The PCB outlined its issues in a letter to the ICC earlier this month; it proposed that the ICC CEO head the working group and prepare a report in three months. One of the PCB’s primary concerns is that Pakistan loses the opportunity to play international cricket during an extended window earmarked for the IPL.
The IPL has had an unofficial two-month window in the calendar for several years, but in the ICC’s next Future Tours Programme (FTP) from May 2023 to April 2027, a draft of which has been obtained by ESPNcricinfo, the window for the IPL has been extended to two and a half months – from late March to early June. In addition, the ECB and CA have also carved out windows for the Hundred and the BBL in their respective schedules, during which England and Australia will not play international cricket.
With several other boards, including the PCB, striving to make space for their own leagues, the draft FTP broadly affirmed the growing primacy of franchise T20 cricket in the international calendar.
“One particular agenda Pakistan will have during the [ICC AGM] meeting is the domestic T20 leagues,” PCB CEO Faisal Hasnain said. “We are a little concerned that the proliferation of domestic leagues around the world is sucking time out of the international calendar. There are new leagues that are evolving in two to three months… We want this to be discussed, and form a proper strategy.”
Hasnain confirmed that the PCB had written to the ICC expressing its concerns, and it is understood that the ICC has added the issue to the agenda for the AGM in July. The PCB also claimed that two other boards also had similar concerns. In its letter, the PCB stated that it was the role of the ICC to ensure fairness and equal opportunity for its members.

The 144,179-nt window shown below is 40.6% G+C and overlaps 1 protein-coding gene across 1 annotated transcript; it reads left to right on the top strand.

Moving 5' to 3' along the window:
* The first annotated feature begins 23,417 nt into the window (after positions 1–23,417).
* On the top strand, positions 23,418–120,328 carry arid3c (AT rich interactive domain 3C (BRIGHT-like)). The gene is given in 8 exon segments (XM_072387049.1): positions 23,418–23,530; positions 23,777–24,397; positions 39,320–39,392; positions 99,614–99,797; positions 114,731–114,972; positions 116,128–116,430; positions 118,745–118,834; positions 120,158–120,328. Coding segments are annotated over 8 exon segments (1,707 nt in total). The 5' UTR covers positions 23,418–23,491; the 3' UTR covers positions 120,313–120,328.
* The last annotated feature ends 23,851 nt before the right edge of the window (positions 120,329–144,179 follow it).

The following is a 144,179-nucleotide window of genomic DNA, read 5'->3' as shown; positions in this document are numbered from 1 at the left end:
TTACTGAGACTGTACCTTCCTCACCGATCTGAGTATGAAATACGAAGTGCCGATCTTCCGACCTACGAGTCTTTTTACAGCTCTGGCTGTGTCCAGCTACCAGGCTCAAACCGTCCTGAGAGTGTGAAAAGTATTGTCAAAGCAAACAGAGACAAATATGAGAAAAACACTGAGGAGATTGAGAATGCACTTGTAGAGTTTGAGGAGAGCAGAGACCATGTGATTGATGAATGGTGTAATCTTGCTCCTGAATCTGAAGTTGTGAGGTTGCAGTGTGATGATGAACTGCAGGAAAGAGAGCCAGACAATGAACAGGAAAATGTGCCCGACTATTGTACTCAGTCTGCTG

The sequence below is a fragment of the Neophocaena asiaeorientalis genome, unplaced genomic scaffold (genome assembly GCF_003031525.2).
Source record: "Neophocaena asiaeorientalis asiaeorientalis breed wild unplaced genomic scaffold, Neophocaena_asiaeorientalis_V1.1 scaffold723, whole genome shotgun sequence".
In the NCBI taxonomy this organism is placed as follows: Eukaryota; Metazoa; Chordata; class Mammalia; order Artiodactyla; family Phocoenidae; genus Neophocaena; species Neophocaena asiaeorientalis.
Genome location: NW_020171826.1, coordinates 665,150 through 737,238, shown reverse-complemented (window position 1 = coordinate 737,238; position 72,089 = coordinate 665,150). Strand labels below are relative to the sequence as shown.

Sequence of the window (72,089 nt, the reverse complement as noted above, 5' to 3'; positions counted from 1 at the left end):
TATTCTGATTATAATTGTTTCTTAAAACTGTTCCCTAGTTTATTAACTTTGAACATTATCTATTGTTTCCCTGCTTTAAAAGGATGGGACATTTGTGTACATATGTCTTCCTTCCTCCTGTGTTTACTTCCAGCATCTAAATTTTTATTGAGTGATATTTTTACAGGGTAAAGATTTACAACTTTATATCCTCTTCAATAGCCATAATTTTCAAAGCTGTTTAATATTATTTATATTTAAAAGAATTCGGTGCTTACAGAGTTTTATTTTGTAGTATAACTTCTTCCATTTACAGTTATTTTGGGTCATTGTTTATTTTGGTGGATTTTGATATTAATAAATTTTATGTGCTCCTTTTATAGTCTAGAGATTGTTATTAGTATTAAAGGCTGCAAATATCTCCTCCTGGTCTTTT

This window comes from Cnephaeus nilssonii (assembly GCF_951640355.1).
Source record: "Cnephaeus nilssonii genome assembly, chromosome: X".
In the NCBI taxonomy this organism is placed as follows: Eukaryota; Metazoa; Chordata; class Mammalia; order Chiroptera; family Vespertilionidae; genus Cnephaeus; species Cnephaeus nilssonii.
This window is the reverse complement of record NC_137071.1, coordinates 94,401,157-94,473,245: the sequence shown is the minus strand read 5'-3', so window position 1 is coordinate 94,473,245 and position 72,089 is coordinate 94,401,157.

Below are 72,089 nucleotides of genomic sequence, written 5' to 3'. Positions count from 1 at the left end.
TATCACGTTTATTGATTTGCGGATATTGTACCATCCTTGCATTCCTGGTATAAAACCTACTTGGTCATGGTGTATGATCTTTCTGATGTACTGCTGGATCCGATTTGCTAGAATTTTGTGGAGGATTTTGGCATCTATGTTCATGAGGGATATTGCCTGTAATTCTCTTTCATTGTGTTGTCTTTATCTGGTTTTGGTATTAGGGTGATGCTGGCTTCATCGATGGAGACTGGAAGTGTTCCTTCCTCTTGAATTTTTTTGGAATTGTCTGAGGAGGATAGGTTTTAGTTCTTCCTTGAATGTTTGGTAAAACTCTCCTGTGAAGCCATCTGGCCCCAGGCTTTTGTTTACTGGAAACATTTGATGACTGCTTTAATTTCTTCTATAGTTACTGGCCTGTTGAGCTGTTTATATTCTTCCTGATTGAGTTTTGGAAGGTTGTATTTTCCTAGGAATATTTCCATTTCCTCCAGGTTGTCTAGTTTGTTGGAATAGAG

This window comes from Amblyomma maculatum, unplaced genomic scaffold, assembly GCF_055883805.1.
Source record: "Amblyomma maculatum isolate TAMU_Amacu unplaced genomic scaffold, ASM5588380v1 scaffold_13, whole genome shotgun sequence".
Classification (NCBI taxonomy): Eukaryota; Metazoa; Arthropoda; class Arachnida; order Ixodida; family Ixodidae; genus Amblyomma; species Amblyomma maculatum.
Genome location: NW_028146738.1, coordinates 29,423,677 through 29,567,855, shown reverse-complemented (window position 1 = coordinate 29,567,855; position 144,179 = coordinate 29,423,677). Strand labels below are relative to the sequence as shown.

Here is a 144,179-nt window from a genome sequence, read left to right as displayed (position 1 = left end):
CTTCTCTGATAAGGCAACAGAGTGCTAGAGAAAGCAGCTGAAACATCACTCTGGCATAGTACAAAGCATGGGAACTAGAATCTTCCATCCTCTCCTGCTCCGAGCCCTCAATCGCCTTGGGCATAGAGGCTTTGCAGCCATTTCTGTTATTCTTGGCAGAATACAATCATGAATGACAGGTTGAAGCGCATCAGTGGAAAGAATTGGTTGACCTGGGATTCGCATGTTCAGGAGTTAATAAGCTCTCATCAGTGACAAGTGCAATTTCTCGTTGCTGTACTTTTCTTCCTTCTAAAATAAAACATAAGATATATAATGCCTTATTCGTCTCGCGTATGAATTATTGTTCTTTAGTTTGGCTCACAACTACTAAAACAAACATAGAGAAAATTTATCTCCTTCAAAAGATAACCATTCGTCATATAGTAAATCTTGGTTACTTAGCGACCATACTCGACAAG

The IPL window is of particular concern for the PCB because its players have not been part of the world’s biggest T20 league since 2008, and though India and Pakistan play each other at ICC and ACC events, they have also not contested a bilateral series since 2012-13 because of strained political relations between the two countries.
An extended IPL window in the next FTP would mean that Pakistan will not be able to play top-flight teams during that period, while the other boards get compensated to an extent by receiving a percentage of their players’ IPL salaries. The PCB urged the ICC to come up with a model that helps boards make up the loss in revenue incurred because of a window that is reserved for T20 leagues during the peak season.
Since 2016, the Pakistan board has organised its franchise T20 league – the PSL – during its home season between February and March, but there is no window for the tournament in the international calendar. And with the planned increase in the number of PSL teams from 2026, it will be a challenge for the PCB to find space to accommodate its league and bilateral cricket in a packed calendar.
According to Hasnain, the draft for the next FTP cycle is 80% complete. A number of tours that are yet to be confirmed could be finalised by the ICC’s AGM on July 25 and 26 in Birmingham, England.